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A pretty helpful item is a barricade stop.  These are helpful just as much for hunters as for competition shooters, and perhaps even more so. It’s great to be able to lean in and push up against a tree stump, a limb, or the windowsill of a hunting blind.

Ultradyne has a couple of clamps that attach to the chassis via the ARCA rail or the UD Spigot that you can attach their barricade stop to.  Knurled and rock solid, it does a great job holding as much weight as you want to drive into it and quickly and quietly repositions to whatever balance point you want to achieve.  If not the Ultradyne barricade stop, you can choose to attach a variety of pillows and accessories to the clamp.

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Ultradyne offers two grips to go along with the UD Chassis, both right and left hand.  The angle on the grip allows for a natural bend of the wrist, as well as a straight back pull into the trigger shoe.  If there was anything I don’t love about this chassis and the accessories, it’s this grip. It does all the things it’s supposed to do.  It provides a solid grip, but also allows the hand to relax and pull back naturally. It’s just not particularly sturdy. Hollow, but with no enclosure at the bottom, I can squeeze the bottom of the grip together a good bit with my hands.  A good drop onto a hard surface would almost certainly damage the bottom of the grip.  That’s the same for a whole lot of the grips out there, it’s just when everything else on the chassis shines so well, the grip is mediocre.

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The user can also add weight anywhere along the fore end of the gun with a variety of M-LOK attachable weights.  These simply attach right on to any of the M-LOK slots along the rail.  Again, this changes not just the overall weight but the balance point of the rifle.

Taken all together, you can see where Ultradyne has provided the shooter with an extremely modular system, especially when it comes to weight and handling.  If you wanted to throw your rimfire bolt gun into the UD Chassis, no additional weight is really necessary.  Using the same chassis, now replace that rimfire with a 7mm SAUM. You can keep it light for mountain hunts, or you can weight it way down for long days at the range, or anything in-between.  It’s a great system.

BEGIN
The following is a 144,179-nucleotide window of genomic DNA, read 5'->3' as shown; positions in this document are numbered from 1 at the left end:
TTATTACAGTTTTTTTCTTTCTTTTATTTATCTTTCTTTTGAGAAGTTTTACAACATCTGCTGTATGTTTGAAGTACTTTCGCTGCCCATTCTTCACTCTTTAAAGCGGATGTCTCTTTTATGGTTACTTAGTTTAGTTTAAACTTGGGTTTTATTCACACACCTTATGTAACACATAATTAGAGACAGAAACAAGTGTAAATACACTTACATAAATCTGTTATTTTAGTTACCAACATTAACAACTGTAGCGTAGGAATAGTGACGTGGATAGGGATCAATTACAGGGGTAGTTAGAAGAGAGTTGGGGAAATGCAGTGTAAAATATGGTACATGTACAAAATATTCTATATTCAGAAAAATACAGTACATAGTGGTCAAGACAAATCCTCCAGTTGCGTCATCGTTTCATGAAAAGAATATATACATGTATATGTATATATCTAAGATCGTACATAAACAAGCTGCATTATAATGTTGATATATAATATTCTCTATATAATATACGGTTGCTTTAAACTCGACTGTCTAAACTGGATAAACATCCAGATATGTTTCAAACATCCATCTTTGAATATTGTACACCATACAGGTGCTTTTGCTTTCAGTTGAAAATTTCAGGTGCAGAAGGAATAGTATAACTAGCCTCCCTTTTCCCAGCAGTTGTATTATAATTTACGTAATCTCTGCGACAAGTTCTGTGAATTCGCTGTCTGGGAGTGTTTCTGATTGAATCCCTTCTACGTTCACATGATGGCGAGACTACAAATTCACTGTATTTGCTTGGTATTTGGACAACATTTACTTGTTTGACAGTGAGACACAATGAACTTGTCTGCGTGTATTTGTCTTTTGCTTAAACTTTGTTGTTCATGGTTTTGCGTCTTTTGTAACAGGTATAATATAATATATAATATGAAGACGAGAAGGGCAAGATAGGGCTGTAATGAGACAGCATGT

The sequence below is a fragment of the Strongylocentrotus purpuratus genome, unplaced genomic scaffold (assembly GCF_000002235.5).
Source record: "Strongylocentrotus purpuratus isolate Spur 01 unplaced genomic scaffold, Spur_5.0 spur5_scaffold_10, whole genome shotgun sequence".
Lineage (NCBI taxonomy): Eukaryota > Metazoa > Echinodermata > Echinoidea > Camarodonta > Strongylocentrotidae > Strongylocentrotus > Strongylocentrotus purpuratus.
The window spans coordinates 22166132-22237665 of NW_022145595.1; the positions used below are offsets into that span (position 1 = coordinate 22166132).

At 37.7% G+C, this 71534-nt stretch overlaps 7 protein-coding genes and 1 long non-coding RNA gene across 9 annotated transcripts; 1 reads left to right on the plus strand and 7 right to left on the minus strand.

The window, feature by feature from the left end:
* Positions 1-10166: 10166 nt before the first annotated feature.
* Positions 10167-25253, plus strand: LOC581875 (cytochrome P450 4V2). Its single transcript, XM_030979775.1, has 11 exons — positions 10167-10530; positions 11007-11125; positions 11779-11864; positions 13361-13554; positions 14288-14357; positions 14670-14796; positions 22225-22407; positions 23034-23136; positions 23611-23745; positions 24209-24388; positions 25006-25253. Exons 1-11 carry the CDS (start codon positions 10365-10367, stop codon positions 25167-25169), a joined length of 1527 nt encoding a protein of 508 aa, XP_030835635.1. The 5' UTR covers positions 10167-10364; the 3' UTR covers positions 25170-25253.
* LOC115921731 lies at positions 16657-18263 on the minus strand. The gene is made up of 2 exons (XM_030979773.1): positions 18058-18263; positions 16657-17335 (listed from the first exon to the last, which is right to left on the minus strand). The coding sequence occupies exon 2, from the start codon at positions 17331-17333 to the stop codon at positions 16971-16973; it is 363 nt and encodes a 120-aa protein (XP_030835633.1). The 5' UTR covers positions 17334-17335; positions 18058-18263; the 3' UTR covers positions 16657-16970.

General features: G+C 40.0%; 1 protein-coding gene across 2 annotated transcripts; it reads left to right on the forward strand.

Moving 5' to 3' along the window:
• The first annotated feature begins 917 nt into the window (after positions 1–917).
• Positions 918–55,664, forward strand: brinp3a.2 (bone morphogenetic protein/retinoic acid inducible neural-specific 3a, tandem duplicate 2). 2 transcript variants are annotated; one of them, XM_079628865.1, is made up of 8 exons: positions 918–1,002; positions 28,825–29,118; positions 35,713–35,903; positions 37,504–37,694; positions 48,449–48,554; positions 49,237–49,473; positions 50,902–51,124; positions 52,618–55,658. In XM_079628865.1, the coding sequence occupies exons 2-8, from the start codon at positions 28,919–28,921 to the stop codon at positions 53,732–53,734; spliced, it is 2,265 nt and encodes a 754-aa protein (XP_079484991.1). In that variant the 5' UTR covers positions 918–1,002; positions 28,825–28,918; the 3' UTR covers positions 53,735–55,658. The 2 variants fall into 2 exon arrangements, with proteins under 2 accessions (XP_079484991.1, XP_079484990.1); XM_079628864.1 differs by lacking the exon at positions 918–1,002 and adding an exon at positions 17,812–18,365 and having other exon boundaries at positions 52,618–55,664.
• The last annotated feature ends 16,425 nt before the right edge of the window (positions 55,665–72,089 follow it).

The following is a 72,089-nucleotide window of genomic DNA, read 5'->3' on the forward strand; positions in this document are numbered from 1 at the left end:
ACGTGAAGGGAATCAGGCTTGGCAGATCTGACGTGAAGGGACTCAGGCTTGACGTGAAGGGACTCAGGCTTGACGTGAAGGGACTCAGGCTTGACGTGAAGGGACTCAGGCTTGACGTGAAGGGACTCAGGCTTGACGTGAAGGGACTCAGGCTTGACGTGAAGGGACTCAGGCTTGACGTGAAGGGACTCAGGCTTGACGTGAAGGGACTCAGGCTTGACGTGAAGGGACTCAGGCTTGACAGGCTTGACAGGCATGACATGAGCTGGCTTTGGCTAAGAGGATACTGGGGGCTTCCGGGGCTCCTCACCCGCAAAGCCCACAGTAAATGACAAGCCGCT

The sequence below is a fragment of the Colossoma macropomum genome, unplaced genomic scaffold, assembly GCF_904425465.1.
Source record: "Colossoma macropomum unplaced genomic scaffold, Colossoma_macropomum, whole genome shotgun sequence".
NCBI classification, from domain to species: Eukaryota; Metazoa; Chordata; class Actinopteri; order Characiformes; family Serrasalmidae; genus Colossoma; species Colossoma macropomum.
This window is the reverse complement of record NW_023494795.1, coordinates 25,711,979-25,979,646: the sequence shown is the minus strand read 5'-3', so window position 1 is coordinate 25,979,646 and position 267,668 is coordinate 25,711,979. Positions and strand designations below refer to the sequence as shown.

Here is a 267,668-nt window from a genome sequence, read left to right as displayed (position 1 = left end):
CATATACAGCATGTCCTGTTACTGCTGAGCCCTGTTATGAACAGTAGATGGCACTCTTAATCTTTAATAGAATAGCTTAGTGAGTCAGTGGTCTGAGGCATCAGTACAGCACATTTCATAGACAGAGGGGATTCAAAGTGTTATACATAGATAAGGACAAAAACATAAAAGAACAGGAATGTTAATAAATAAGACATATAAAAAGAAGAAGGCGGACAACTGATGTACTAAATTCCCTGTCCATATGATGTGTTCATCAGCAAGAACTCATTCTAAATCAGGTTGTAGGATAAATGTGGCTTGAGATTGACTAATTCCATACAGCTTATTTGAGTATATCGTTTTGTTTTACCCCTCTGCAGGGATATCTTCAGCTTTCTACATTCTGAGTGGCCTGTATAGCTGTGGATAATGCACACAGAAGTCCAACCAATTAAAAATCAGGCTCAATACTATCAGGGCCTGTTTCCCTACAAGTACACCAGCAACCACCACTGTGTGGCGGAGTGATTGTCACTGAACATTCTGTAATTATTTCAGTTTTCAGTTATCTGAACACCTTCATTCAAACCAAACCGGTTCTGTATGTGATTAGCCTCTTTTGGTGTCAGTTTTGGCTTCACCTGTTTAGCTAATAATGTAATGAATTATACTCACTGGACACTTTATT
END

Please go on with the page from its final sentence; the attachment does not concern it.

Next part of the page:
Forward night vision optic compatibility has also been accounted for with the UD Bridge.  This is a simple enough bridge made of 6061T6 Aluminum and hardcoat anodized that attaches via the M-LOK rail to the UD Chassis. It should line up pretty well with most NV devices. What’s great here is that, since there’s plenty of M-LOK slots, you can mount an IR laser to the UD Bridge and an IR torch to the chassis.

If you wanted to be super nerdy you could run an off-set NV capable reflex optic on one of the closer M-LOK slots and just roll with NODs and your daylight optic in place.

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There are quite a few chassis on the market, but very few, if any with this level of modularity and customization.  If you wanted to create your ideal chassis, Ultradyne has included just about everything for you to do just that, all from one online catalogue.

Everything fits, everything works, and it all works well together.  Every bit of it is quality and absolutely first rate.

UD Adjustable Butt Stock – $279.00 – $364.00 (Depending on Cerakote finish)
UD ARCA Clamp – $68.00
UD Single Thumb Rest Grip – Right or Left Handed- $29.00
UD Spigot – $38.00
UD Bridge – $129.00
UD Forearm Weights – $59-$79 (Depending on weight)
UD Weighted Bag Rider – $99-$119 (Depending on weight)

Overall * * * * *
Ultradyne’s been able to do what most other companies fail at. They’ve branched out and extended their product offerings while maintaining an exceptional level of quality, not to mention the intelligent “American Ingenuity” their motto claims.